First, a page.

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Bush-Holley House, the Cos Cob Art Colony and American Impressionism

From the early 1890s until the 1920s the Holley House was the gathering place for a group of artists and writers who were members of what became known as the Cos Cob Art Colony, the first Impressionist art colony in Connecticut. The Cos Cob Art Colony played a major role in the development of American art, because it was here that the leading American Impressionist artists gathered to discuss their work and to teach. Among the early members were Childe Hassam, Ernest Lawson, Theodore Robinson, John Henry Twachtman and J. Alden Weir. 

The first documented arrival of artists was in 1892 when John Henry Twachtman and J. Alden Weir taught summer classes in Cos Cob for the Art Students League in New York. Twachtman, a Greenwich resident, was well respected by his fellow artists and students. An important figure in the art colony, he encouraged his students to try new approaches, such as alternating oils with watercolors and pastels.

Elmer MacRae came to the Holley House as a student in 1896. Before moving to Cos Cob, Elmer MacRae studied at the Art Students League in New York City. The League was a membership organization for artists and many traveled to the Holley House in the 1890s to take classes from John Twachtman. MacRae fell in love with Emma Constant Holley, the daughter of the owners of the Holley House, Josephine and Edward Holley, and in 1900 Constant and Elmer were married. Together they ran the Holley Boardinghouse which continued to attract artists and writers for more than two decades.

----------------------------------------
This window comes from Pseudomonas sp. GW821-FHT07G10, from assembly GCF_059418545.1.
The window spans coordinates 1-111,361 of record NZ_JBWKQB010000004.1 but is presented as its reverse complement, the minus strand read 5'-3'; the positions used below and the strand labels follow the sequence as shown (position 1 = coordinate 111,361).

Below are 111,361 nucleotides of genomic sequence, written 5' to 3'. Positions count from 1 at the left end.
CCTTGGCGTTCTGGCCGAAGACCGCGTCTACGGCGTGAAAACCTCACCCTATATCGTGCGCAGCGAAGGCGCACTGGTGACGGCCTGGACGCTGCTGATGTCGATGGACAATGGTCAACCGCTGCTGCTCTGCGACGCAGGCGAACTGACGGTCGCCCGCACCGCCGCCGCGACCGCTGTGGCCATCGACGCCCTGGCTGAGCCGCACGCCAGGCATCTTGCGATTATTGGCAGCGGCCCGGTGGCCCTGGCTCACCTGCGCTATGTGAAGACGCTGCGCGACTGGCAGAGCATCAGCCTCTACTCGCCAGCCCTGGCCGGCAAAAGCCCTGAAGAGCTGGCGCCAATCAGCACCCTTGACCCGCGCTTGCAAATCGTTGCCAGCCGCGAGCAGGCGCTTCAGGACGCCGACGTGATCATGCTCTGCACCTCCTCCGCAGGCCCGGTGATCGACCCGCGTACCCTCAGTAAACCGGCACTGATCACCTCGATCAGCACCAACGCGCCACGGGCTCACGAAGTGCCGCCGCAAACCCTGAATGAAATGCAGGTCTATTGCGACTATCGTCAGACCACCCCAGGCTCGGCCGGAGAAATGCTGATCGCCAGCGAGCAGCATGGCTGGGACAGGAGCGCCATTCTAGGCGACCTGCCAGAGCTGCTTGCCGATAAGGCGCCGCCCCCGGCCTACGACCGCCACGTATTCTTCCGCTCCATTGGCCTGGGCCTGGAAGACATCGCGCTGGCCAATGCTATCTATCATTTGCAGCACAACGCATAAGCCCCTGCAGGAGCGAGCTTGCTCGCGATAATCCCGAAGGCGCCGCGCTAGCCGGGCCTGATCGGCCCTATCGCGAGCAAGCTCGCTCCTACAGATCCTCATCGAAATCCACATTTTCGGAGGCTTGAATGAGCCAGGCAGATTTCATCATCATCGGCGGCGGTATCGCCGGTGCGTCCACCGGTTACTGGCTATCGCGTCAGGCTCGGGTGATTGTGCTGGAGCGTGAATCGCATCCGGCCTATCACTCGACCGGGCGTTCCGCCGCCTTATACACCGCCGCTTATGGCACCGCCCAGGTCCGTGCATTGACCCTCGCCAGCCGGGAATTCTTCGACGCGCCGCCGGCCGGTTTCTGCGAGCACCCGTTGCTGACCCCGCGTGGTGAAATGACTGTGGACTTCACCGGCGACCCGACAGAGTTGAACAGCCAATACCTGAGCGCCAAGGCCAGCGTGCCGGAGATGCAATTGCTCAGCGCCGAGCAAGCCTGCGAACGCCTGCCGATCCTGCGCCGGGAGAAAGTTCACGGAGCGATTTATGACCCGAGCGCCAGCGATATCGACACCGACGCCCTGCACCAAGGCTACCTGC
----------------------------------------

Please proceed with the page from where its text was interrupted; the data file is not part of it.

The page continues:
The Greenwich Historical Society holds many important examples of American Impressionist works by leading figures in the movement. American impressionism, based on an artistic movement that started in France, utilized broad brushstrokes and vibrant colors and emphasized the use of light. These characteristics are exhibited in Elmer MacRae’s Constant Feeding the Ducks, which features one of his twin daughters on the grounds of the boardinghouse. Many impressionist painters preferred to paint en plein air, or in the open air, where they could embrace the shifting qualities of natural light. Outdoor had become easier by the end of the nineteenth century with the invention of the collapsible zinc paint tube. Artists visiting the Holley House often set up their easels on the landscape surrounding Cos Cob Harbor.

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